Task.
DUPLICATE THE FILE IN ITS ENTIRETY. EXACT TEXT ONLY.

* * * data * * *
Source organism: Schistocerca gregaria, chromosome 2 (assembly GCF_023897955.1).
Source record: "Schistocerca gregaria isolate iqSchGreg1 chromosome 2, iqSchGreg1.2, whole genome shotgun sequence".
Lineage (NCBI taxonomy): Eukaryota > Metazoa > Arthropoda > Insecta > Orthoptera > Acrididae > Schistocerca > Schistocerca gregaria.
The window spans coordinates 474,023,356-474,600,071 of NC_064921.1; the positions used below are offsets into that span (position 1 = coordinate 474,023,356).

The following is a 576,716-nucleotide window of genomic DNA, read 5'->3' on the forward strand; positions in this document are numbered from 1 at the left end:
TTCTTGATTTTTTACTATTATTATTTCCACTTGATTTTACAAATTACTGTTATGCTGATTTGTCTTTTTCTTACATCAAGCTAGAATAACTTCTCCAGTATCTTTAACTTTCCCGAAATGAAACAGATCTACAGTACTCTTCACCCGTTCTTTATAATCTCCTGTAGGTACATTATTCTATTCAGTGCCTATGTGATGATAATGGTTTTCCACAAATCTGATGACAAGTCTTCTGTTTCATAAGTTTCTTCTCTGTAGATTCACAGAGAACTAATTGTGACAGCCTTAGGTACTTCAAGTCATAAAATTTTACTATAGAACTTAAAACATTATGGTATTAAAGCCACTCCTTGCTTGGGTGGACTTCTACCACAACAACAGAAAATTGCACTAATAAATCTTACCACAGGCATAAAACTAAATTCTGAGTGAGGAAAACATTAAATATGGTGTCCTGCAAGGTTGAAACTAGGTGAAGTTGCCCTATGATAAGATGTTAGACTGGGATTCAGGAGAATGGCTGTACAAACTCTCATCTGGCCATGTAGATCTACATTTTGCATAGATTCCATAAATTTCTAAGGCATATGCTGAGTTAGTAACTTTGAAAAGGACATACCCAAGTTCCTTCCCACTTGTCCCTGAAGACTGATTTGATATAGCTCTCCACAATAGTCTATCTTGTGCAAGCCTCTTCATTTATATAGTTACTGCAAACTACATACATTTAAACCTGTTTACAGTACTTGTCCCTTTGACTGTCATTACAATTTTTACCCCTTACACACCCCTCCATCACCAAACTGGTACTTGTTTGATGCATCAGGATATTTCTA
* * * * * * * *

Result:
Source organism: Schistocerca gregaria, chromosome 2 (assembly GCF_023897955.1).
Source record: "Schistocerca gregaria isolate iqSchGreg1 chromosome 2, iqSchGreg1.2, whole genome shotgun sequence".
Lineage (NCBI taxonomy): Eukaryota > Metazoa > Arthropoda > Insecta > Orthoptera > Acrididae > Schistocerca > Schistocerca gregaria.
The window spans coordinates 474,023,356-474,600,071 of NC_064921.1; the positions used below are offsets into that span (position 1 = coordinate 474,023,356).

The following is a 576,716-nucleotide window of genomic DNA, read 5'->3' on the forward strand; positions in this document are numbered from 1 at the left end:
TTCTTGATTTTTTACTATTATTATTTCCACTTGATTTTACAAATTACTGTTATGCTGATTTGTCTTTTTCTTACATCAAGCTAGAATAACTTCTCCAGTATCTTTAACTTTCCCGAAATGAAACAGATCTACAGTACTCTTCACCCGTTCTTTATAATCTCCTGTAGGTACATTATTCTATTCAGTGCCTATGTGATGATAATGGTTTTCCACAAATCTGATGACAAGTCTTCTGTTTCATAAGTTTCTTCTCTGTAGATTCACAGAGAACTAATTGTGACAGCCTTAGGTACTTCAAGTCATAAAATTTTACTATAGAACTTAAAACATTATGGTATTAAAGCCACTCCTTGCTTGGGTGGACTTCTACCACAACAACAGAAAATTGCACTAATAAATCTTACCACAGGCATAAAACTAAATTCTGAGTGAGGAAAACATTAAATATGGTGTCCTGCAAGGTTGAAACTAGGTGAAGTTGCCCTATGATAAGATGTTAGACTGGGATTCAGGAGAATGGCTGTACAAACTCTCATCTGGCCATGTAGATCTACATTTTGCATAGATTCCATAAATTTCTAAGGCATATGCTGAGTTAGTAACTTTGAAAAGGACATACCCAAGTTCCTTCCCACTTGTCCCTGAAGACTGATTTGATATAGCTCTCCACAATAGTCTATCTTGTGCAAGCCTCTTCATTTATATAGTTACTGCAAACTACATACATTTAAACCTGTTTACAGTACTTGTCCCTTTGACTGTCATTACAATTTTTACCCCTTACACACCCCTCCATCACCAAACTGGTACTTGTTTGATGCATCAGGATATTTCTA